Impact of poverty and race on pre-end-stage renal disease care among dialysis patients in the United States

Robert Nee*, Christina M. Yuan, Frank P. Hurst, Rahul M. Jindal, Lawrence Y. Agodoa, Kevin C. Abbott

*Corresponding author for this work

Research output: Contribution to journalArticlepeer-review

22 Scopus citations


Background: Access to nephrology care prior to end-stage renal disease (ESRD) is significantly associated with lower rates of morbidity and mortality.We assessed the association of area-level and individual-level indicators of poverty and race/ethnicity on pre-ESRD care provided by nephrologists. Methods: In this retrospective cohort study using the US Renal Data System database,we identified 739 537 patients initiated on maintenance dialysis from1 January 2007 through 31 December 2012.We assessed the Medicare-Medicaid dual eligibility status as an indicator of individual-level poverty and ZIP code-level median household income (MHI) data obtained from the 2010 US census. We conducted multivariable logistic regression of pre-ESRD nephrology care as the outcome variable. Results: Among patients in the lowest area-level MHI quintile, 61.28% received pre-ESRD nephrology care versus 67.68% among those in higher quintiles (P < 0.001). Similarly, the proportions of dual-eligible and nondual-eligible patients who had pre-ESRD nephrology care were 61.49 and 69.84%, respectively (P < 0.001). Patients in the lowest area-level MHI quintile were associated with significantly lower likelihood of pre-ESRD nephrology care (adjusted odds ratio [aOR] 0.86 [95% confidence interval (CI) 0.85- 0.87]) compared with those in higher quintiles. Both African American (AA) and Hispanic patients were significantly less likely to have received pre-ESRD nephrology care [aOR 0.85 (95% CI 0.84-0.86) and aOR 0.72 (95% CI 0.71-0.74), respectively]. Conclusions: Individual- and area-level measures of poverty, AA race and Hispanic ethnicity were independently associated with a lower likelihood of pre-ESRD nephrology care. Efforts to improve pre-ESRD nephrology care may require focusing on the poor and minority groups.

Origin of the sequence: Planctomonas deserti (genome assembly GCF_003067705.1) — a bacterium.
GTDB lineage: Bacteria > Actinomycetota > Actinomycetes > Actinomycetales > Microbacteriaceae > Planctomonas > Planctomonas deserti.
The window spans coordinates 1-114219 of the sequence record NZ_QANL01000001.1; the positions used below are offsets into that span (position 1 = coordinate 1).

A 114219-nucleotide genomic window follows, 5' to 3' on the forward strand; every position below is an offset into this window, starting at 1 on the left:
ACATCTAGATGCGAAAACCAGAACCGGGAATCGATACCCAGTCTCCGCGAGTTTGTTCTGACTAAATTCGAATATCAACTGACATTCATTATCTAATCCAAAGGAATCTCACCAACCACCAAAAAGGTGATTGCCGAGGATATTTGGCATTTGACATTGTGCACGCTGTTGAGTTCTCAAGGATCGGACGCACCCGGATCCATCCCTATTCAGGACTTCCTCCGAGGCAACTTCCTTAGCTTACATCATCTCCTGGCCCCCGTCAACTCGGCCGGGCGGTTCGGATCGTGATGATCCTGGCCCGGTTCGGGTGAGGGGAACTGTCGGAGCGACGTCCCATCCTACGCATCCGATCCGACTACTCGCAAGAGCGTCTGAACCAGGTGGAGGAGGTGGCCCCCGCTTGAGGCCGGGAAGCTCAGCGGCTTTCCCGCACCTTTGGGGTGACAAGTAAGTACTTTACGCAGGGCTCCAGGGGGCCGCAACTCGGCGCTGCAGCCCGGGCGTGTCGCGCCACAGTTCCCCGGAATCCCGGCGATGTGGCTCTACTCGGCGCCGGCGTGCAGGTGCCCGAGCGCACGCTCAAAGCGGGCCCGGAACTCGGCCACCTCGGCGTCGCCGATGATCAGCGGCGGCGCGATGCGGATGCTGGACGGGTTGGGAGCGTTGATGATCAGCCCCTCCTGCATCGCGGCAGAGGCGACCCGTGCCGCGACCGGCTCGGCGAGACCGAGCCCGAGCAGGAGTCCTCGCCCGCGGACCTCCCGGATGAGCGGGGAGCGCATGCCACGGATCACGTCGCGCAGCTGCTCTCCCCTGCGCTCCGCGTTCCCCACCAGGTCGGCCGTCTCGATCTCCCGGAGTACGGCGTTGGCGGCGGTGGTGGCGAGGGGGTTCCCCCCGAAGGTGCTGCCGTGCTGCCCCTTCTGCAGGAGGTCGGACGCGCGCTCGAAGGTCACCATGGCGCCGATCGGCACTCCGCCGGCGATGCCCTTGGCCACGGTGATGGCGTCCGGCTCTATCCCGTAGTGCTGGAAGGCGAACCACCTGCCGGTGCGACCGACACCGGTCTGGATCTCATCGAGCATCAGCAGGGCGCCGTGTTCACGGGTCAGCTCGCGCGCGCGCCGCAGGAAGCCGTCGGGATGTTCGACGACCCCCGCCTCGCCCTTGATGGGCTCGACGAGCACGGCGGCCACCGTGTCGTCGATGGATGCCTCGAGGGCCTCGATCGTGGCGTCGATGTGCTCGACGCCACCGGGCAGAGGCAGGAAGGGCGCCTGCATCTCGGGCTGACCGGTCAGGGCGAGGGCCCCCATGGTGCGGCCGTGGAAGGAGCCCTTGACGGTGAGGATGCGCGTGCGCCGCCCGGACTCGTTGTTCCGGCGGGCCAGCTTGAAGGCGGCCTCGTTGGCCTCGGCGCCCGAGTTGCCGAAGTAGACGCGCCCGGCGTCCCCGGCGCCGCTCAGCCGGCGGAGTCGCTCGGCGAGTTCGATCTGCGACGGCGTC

Original languageEnglish
Pages (from-to)55-61
Number of pages7
JournalClinical Kidney Journal
Issue number1
StatePublished - 1 Feb 2017
Externally publishedYes


  • End-stage renal disease
  • Poverty
  • Pre-ESRD care
  • Racial disparities


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